More Plants of the Bible and Talmud

Acacia in the Timna national park near Eilat at Israel's southern tip 'and they shall make an ark of Acacia trees' (Exodus 25:10)

More Plants of the Bible and Talmud

Spiny jujube trees on the Golan Heights

The Spiny Jujube Tree

In Lewis Carroll's "Jabberwocky" the jubjub is a bird, but take out a "b" and add an "e" and you have a thorny tree bearing edible fruit common in many parts of Israel. Known in Hebrew as the sheizaf it appears in the mishnah, where its crab apple like fruits are referred to as sheziffin (Masekhet Kilaim, 1:4).

Many scholars also identify the jujube as the biblical atad, mentioned in the "Parable of the trees" in the book of Judges.

After valuable trees such as the olive, fig and vine have all declined to be king, the trees turn the atad and ask if he will rule over them. He responds thus: "If you truly annoint me as your king, come and shelter un my shade and if not may fire come forth from the atad and consume the cedars of Lebanon!" (Judges 9:15)

Spiny jujube fruit

The jujube tree is common in Samaria, where the story takes place. While its fruits are edible, they are not exceptionally tasty and it is very much the poor relative of the other native fruit trees mentioned in the parable. It can grow very large, easily providing shade for these small trees. Many scholars, such as biblical botanist Prof. Michael Zohary and Noga Hereuveni of Neot Kedumim, identify the biblical atad as the jujube tree.

I read the text a little differently. I don't think that the atad's line about giving shade to the other trees is meant literally. The situation is meant to be ridiculous. Yotam, the teller of the parable, is using the metaphor of the the atad to ridicule his older brother, Avimelekh, who has unjustly annointed himself king, surrounded himself with yesmen and murdered all his brothers save for Yotam. I don't think that Yotam would chose to identify this vain and cruel tyrant with a gracious, shade giving tree such as the jujube.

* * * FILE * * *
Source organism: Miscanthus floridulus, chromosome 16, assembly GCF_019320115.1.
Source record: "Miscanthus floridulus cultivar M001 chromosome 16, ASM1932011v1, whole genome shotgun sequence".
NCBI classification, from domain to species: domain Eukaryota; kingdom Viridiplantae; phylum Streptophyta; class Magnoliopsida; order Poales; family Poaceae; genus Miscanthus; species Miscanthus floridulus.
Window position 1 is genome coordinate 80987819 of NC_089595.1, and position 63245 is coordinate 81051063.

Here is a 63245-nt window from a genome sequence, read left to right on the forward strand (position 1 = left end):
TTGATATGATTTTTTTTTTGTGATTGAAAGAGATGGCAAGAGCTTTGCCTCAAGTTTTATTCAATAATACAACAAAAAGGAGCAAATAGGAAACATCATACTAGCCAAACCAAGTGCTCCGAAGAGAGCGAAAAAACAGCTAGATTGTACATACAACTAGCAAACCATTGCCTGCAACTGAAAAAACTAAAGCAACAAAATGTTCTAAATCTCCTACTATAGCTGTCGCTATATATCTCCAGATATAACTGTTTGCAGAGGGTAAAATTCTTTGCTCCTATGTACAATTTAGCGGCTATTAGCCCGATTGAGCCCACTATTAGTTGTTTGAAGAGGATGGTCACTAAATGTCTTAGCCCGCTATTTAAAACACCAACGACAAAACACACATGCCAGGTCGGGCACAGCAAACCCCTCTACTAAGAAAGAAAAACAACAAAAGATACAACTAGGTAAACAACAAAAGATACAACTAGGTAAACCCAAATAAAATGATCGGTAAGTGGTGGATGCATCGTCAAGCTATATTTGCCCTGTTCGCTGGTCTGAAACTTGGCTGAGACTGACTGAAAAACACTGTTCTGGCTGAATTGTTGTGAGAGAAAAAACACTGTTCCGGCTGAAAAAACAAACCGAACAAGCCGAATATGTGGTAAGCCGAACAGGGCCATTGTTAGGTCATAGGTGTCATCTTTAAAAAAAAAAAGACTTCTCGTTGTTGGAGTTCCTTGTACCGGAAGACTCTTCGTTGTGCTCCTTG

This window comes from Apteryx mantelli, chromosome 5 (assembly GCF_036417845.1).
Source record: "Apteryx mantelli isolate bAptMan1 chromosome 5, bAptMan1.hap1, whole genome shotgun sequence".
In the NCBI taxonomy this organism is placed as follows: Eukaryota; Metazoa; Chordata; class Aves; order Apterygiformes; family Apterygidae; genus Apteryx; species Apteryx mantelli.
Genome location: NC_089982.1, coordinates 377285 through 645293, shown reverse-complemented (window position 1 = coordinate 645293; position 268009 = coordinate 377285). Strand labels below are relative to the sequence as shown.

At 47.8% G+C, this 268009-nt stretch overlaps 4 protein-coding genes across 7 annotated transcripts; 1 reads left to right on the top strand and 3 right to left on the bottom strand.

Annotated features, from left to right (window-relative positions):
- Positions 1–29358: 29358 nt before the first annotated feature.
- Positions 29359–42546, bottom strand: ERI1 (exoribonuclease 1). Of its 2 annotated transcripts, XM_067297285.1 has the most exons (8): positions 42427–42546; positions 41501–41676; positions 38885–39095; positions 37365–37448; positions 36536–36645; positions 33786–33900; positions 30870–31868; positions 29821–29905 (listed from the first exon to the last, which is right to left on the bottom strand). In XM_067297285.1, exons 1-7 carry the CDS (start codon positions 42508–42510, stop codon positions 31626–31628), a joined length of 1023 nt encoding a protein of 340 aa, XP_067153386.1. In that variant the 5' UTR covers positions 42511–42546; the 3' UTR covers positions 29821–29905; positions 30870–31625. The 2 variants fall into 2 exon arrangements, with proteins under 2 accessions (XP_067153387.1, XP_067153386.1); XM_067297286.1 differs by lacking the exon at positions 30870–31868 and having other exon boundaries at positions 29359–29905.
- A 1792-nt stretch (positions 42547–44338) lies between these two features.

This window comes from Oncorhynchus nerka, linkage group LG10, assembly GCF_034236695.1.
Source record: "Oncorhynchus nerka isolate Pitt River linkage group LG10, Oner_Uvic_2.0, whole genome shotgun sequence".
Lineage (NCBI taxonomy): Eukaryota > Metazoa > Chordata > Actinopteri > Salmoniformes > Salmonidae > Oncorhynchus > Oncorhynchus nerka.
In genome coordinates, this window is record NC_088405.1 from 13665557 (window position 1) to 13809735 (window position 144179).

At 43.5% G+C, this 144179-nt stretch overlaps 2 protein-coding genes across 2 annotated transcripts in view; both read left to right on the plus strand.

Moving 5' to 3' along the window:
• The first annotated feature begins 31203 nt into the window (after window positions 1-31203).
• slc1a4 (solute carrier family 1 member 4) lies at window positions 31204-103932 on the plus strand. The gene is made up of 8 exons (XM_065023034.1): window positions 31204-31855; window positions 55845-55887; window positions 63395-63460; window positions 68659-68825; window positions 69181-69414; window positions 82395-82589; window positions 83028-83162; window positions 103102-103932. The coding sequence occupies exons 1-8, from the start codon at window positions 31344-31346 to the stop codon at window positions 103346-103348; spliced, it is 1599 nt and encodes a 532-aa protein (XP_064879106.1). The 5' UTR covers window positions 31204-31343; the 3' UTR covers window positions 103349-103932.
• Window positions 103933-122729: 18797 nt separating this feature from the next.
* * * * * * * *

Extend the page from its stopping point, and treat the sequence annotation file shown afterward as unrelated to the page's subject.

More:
I think that perhaps another prickly plant is a better contender. Lycium europaeum, the tree known in modern Hebrew as the atad, is a smallish, thorny tree or bush with little red fruits. Were it not for all its thorns and steadfastness in the face of strong winds, there would be nothing particularly special about this bush. Perhaps this is part of Yotam's point. True, this tree doesn't burn well, but maybe that's part of the point, a fire around lycium europaeum would leave it relatively unharmed, but would consume many other trees around it, even the mighty cedars of Lebanon. Likewise Avimelekh freely harmed those around him.

Another possibility is Rhus tripartita, another bramble which is today found mostly in desert areas, but there is also a population in western Samaria, and some people believe that this indicates that its distribution once reached from the deserts east of Samaria to the current population in the west.


Holy thistle
Holy thistle

The very first mention of thistles appears in the beginning of Genesis, after the Adam and Eve eat from the forbidden tree and God curses the land for Adam: "Thorns and thistles will it bring forth for you" (Genesis 3:18).